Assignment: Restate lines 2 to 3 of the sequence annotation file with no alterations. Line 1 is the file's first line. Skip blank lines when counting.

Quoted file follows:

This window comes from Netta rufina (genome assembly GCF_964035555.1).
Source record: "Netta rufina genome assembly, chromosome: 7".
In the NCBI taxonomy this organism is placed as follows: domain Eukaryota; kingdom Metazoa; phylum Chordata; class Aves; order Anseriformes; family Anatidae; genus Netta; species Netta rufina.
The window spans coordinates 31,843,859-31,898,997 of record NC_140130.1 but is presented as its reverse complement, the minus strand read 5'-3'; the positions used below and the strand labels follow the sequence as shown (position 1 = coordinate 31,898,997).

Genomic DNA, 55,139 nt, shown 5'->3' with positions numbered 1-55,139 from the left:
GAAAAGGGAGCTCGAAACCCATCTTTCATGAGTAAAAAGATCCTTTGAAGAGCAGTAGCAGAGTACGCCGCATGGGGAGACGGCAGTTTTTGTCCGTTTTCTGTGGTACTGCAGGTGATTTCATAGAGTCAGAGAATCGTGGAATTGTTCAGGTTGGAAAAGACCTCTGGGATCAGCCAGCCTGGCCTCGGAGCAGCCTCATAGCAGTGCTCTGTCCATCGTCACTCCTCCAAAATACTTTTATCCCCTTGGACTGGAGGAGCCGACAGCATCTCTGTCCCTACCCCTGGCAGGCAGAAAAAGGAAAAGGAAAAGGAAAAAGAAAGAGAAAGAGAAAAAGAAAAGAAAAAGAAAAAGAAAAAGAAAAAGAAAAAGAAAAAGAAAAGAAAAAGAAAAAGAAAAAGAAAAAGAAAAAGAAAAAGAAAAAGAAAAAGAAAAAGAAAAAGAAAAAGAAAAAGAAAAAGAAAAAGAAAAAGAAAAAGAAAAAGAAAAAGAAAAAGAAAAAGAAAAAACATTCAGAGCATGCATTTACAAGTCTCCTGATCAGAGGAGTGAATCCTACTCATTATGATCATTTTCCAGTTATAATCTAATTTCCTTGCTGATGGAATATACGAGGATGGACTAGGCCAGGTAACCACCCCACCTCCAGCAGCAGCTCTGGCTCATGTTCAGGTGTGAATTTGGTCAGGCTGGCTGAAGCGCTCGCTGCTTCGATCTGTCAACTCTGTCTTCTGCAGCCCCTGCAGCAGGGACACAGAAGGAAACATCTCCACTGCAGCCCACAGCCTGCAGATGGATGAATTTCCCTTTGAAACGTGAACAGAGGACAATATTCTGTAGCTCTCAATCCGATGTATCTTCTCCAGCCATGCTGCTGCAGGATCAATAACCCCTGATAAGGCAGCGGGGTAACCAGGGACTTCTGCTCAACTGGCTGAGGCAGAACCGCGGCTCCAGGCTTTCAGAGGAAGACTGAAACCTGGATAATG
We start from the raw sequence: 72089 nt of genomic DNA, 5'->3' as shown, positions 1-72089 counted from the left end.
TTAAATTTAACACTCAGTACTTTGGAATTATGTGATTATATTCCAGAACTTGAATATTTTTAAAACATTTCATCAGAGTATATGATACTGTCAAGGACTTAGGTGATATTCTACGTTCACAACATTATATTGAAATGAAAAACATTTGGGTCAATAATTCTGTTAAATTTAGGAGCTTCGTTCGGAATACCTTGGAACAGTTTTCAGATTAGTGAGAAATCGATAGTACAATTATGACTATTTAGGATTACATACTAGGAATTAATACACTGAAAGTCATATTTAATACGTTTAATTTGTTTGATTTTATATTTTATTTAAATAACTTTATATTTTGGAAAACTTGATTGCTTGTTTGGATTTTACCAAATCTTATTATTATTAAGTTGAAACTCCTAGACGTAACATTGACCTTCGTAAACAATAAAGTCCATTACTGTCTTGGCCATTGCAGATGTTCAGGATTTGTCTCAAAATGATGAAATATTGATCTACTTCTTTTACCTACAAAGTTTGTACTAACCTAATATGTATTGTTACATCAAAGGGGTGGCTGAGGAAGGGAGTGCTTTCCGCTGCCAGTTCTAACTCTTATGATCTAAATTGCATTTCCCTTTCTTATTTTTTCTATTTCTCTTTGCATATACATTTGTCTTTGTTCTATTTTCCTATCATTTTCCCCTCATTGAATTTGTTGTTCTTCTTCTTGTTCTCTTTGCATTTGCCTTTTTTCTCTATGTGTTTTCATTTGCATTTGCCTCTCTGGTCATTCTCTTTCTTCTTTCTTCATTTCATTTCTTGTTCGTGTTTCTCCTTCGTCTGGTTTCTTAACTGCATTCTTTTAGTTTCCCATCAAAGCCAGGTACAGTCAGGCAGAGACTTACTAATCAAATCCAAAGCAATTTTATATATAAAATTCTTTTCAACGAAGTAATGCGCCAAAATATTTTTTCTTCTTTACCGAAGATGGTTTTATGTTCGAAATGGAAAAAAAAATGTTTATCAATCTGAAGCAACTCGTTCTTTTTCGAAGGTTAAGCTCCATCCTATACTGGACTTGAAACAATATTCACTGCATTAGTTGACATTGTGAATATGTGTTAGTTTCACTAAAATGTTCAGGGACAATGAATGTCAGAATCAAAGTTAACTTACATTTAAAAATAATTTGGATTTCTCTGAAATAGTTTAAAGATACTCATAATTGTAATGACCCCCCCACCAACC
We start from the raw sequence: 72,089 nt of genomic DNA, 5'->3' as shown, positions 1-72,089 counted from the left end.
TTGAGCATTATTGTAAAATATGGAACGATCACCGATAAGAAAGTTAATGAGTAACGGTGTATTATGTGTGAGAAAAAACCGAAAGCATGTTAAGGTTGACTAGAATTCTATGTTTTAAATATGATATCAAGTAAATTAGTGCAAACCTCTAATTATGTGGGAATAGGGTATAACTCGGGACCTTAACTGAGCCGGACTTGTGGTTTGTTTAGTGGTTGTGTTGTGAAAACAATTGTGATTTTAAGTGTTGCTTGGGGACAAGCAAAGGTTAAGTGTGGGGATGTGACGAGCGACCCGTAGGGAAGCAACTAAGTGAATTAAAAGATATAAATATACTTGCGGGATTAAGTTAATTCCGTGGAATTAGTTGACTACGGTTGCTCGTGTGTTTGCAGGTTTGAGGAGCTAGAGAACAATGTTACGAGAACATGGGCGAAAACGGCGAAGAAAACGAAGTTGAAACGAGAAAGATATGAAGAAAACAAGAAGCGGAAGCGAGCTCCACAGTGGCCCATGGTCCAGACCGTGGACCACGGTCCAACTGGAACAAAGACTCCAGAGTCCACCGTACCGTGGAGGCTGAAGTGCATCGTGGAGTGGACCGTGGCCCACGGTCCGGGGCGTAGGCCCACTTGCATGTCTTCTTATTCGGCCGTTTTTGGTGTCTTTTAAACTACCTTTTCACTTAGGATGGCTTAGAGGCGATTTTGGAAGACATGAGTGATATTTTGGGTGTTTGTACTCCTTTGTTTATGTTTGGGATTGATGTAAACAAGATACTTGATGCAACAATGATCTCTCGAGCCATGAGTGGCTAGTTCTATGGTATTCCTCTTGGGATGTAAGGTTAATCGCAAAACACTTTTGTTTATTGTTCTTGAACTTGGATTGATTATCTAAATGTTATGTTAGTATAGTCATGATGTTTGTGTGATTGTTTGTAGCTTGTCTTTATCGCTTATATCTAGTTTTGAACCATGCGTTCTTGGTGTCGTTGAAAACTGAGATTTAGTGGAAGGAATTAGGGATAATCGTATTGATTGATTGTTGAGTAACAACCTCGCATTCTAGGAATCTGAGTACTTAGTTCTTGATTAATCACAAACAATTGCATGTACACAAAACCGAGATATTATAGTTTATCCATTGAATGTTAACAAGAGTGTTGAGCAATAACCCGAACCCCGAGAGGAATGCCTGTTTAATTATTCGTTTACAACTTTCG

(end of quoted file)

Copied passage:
Source record: "Netta rufina genome assembly, chromosome: 7".
In the NCBI taxonomy this organism is placed as follows: domain Eukaryota; kingdom Metazoa; phylum Chordata; class Aves; order Anseriformes; family Anatidae; genus Netta; species Netta rufina.